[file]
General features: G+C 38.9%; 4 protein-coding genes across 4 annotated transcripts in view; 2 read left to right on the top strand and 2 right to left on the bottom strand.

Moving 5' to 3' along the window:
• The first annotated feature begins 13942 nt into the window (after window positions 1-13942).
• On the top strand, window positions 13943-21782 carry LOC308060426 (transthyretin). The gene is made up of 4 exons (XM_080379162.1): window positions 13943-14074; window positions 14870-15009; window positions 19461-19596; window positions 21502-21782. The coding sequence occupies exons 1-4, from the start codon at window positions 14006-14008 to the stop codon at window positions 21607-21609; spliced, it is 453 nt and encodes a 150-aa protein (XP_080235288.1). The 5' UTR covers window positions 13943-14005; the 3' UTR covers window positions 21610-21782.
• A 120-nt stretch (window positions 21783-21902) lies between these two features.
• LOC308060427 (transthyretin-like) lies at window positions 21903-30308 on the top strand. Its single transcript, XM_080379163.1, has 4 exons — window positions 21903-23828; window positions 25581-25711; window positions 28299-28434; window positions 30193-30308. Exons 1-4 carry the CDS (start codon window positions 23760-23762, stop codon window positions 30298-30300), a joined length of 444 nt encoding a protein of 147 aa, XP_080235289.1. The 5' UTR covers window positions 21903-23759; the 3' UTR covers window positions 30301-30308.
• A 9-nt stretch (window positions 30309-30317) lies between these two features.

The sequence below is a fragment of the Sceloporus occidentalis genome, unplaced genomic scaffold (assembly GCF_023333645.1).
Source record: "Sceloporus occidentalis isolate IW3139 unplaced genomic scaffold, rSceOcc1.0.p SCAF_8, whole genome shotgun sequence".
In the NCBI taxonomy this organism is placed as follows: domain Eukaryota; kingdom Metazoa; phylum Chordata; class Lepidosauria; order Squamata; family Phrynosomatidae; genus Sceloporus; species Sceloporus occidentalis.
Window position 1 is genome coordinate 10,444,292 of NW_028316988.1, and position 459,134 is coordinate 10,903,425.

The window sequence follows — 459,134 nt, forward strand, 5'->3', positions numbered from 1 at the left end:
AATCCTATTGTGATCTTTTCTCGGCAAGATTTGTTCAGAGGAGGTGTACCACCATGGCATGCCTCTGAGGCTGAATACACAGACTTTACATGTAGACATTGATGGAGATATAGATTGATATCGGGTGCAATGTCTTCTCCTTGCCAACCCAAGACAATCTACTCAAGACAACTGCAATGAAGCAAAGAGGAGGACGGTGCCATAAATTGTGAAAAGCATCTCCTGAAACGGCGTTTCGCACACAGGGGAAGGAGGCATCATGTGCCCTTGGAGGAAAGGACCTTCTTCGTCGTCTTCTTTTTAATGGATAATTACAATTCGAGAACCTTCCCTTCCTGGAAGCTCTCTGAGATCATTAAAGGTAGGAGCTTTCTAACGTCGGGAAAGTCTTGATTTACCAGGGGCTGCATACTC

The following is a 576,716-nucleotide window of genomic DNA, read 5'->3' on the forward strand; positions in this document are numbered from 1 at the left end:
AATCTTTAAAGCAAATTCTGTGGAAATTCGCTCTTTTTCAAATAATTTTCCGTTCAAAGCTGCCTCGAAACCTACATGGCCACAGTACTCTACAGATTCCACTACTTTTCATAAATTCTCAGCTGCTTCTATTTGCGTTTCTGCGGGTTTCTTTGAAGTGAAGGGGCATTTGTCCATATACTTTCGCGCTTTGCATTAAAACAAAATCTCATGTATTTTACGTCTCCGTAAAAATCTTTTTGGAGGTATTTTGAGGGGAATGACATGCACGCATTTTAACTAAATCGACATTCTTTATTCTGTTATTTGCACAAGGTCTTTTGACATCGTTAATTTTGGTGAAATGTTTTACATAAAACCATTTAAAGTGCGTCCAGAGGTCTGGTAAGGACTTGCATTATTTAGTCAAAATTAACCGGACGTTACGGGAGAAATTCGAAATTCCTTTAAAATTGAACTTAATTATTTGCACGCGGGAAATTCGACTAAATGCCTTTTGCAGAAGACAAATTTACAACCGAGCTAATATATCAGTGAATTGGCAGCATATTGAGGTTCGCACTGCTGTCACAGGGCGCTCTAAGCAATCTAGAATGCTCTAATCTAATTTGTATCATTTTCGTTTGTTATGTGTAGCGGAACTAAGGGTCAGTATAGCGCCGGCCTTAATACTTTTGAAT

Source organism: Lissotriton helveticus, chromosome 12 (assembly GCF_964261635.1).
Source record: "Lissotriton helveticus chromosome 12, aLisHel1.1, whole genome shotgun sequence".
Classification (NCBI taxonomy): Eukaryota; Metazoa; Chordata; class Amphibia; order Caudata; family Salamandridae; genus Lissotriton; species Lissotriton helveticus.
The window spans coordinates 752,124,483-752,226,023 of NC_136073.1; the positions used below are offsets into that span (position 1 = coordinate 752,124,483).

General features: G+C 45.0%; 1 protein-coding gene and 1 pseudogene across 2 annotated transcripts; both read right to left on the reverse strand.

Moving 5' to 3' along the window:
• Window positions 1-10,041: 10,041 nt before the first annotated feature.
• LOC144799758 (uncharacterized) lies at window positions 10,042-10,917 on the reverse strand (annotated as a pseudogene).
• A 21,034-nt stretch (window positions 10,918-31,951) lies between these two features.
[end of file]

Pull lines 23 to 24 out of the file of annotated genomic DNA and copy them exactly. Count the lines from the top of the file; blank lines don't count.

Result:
• LOC144799758 (uncharacterized) lies at window positions 10,042-10,917 on the reverse strand (annotated as a pseudogene).
• A 21,034-nt stretch (window positions 10,918-31,951) lies between these two features.